After reading Driveshaft 101,...
After reading Driveshaft 101, you should be able to see the potential for problems in this photo. Unfortunately, this driveshaft will probably have a short life. Final assembly is a bad time to find out that your chassis builder and your mock-up process didn't allow enough operating clearance for your driveshaft.
Everyone who successfully completed Driveshaft 101 last semester, er, in last month's issue, now has a better appreciation of the challenging environment that the racing driveshaft must survive in and the many decisions that need to be made when specifying the best component choices for your application.
In Driveshaft 102, we will go into the shop and discuss many important concepts of working with the racing driveshaft.
In the top NASCAR teams, dedicated drivetrain specialists have learned many of these concepts the hard way through years of expensive trial and error. Here, for the first time, we will reveal many of the tips and techniques that they have developed to first specify the correct shaft and then ensure its reliable operation to meet its difficult challenge.
1. Driveshaft Measuring
The length of a racing driveshaft is typically specified from the center of the front U-joint to the center of the rear U-joint in 11/44-inch increments. If you are replacing an existing shaft that is working well, the length to order is obvious. But for a new car or a changed driveline configuration, it is critical that you measure carefully. Guessing is not an option when ordering an expensive custom driveshaft.
Once you have narrowed down all the component choices and verified the actual parts that you will be using, it is time to measure for your new shaft. You want to duplicate the exact configuration the driveshaft will end up in to determine the correct length to order.
It is important to mock-up the actual environment in which the shaft will run. The mechanic must check that the wheelbase measurement is set, the pinion angle is set, and the measurement is taken at true ride height. With the car on high stands and the rear springs removed, raise the rear axle with your floor jack until it simulates ride height.
If available, use a shorter shaft with the same slip-yoke and U-joint configuration to determine the correct length. Push the slip-yoke all the way into the transmission and mark the barrel at the rear seal where it stops. Then, set the rear U-joint snugly into its saddle and mark the slip-yoke barrel again at the seal to show the free-play.
The correct length driveshaft should have about 1.25-1.40 inches of possible forward movement before the slip-yoke contacts the tailshaft internally or its housing seal externally. Add or subtract from the known center-to-center length of the measuring shaft to determine the measurement that will best achieve this desired clearance. A typical stock car trailing arm suspension will cause the shaft to move forward 11/44-11/42 inch in normal use, yielding an actual running clearance of about one inch.
It is also important to measure...
It is also important to measure with the same brand of slip-yoke that you will actually be using. Notice that the cast yoke on the left is longer than the billet yoke on the right. The cast yoke will bottom out externally on the rear seal, while the billet yoke will often bottom out internally on the tailshaft before it reaches the seal.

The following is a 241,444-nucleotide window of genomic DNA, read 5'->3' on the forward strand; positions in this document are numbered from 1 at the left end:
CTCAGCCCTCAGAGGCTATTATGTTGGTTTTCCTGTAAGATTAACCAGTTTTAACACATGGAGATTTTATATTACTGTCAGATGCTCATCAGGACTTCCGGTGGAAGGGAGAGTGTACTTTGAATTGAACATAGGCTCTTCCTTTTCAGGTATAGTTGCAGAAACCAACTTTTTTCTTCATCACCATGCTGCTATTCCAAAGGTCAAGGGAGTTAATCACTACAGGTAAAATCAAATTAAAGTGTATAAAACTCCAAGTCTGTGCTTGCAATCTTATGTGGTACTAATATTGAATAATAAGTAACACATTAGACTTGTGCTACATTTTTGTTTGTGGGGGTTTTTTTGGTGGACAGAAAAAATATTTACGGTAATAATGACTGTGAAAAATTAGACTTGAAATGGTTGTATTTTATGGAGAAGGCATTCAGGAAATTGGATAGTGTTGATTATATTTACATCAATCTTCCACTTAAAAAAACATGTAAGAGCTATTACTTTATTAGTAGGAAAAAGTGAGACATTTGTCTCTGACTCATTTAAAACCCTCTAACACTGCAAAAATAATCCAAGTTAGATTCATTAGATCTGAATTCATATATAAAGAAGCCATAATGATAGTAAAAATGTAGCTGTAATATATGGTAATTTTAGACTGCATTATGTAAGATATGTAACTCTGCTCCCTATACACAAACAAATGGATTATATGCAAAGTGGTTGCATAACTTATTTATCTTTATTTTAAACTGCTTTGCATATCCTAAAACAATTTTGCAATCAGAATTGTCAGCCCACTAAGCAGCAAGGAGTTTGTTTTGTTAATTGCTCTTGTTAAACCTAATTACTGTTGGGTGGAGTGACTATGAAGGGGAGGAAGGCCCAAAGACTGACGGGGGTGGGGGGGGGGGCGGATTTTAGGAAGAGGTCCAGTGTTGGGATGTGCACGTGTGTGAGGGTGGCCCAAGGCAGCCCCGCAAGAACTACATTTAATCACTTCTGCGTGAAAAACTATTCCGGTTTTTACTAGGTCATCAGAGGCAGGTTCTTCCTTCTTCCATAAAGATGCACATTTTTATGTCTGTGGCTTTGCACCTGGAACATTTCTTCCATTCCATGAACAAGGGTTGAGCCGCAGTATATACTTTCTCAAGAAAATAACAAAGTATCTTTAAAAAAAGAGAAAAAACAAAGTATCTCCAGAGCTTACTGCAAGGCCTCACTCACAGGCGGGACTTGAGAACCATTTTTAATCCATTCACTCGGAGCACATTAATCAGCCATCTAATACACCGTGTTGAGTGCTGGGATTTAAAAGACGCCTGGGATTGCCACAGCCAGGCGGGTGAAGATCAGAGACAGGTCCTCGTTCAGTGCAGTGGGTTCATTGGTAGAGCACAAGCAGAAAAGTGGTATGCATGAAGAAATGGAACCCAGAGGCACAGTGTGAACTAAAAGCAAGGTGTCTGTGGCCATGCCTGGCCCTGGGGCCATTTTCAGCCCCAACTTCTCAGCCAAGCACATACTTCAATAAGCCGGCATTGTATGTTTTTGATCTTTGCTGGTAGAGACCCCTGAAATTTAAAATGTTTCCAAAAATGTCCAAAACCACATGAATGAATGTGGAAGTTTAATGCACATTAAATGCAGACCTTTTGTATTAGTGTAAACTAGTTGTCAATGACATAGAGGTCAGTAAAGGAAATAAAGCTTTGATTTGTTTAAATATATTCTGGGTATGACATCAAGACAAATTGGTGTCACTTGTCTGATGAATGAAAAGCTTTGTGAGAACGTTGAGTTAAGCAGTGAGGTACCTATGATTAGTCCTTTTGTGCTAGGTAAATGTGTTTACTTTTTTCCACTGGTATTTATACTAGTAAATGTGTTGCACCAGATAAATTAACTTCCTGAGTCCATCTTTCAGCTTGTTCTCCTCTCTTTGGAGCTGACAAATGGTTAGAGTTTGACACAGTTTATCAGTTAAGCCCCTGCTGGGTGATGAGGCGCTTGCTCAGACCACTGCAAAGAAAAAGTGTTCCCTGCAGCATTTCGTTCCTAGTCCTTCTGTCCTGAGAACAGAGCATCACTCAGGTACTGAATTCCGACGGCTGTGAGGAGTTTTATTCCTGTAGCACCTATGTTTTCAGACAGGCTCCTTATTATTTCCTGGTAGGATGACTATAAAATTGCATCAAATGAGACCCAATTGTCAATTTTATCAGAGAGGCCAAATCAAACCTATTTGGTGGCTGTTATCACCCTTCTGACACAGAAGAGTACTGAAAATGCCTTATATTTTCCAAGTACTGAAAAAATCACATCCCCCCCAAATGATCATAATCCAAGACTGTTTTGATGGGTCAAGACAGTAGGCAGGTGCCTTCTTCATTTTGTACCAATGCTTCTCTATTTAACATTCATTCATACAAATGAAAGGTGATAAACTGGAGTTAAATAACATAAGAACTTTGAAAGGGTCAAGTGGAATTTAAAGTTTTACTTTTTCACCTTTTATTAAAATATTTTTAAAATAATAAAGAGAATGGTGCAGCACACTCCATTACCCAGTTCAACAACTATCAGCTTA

2. Length Determination By Measurement
If you don't have a similar shaft to measure with, use a long ruler to take the measurement from the end of your tailshaft housing to the centerline of the U-joint on the rear pinion yoke. Your driveshaft supplier can use that measurement to determine the correct length using the components you choose.
This dial indicator setup...
This dial indicator setup is being used to check the actual runout on an assembled rear gear yoke. The goal is to have the yoke run absolutely true. NASCAR specialists will spend hours trying different combinations of parts and positioning to achieve smooth operation.
3. Driveshaft Inspection
Once you have your new driveshaft in hand, examine it closely to make sure each U-joint clip is evenly and smoothly engaged in its circular grooves and there are no sharp edges that can catch debris. Verify the center-to-center length to be as ordered with a straight-edge ruler, not a floppy tape measure. Inspect the spline of the slip-yoke inside the barrel for packing debris and lubricate the barrel of the slip-yoke with a light wipe of a good-quality, high-temperature grease, such as your chosen wheel bearing product.
4. Balance Weights
Take a marker and outline the balance weights on the shaft. Then, if a weight is lost during use, it will be visually apparent that a weight is missing. If the driver mentions a sudden vibration, this may be the cause.
5. Driveshaft Installation
Place a shop towel over the driveshaft loop to protect the paint and carefully guide the shaft into the tunnel while aligning the slip-yoke with the output shaft. Avoid any contact with the chassis or loop by the shaft to prevent a dent.
The slip-yoke should slide smoothly onto the transmission output shaft with a slight wiggle for alignment of the splines. If there is any binding, do not force the engagement.
It may take several tries to find a smooth entry angle or sequence of movement to insert the shaft easily while you are lying under the car. Once you figure it out, write it down or practice it with your crew members so you can do it quickly at the track when it counts. Damaging your nice new driveshaft at the track in the process of a frantic gear change will ruin your day.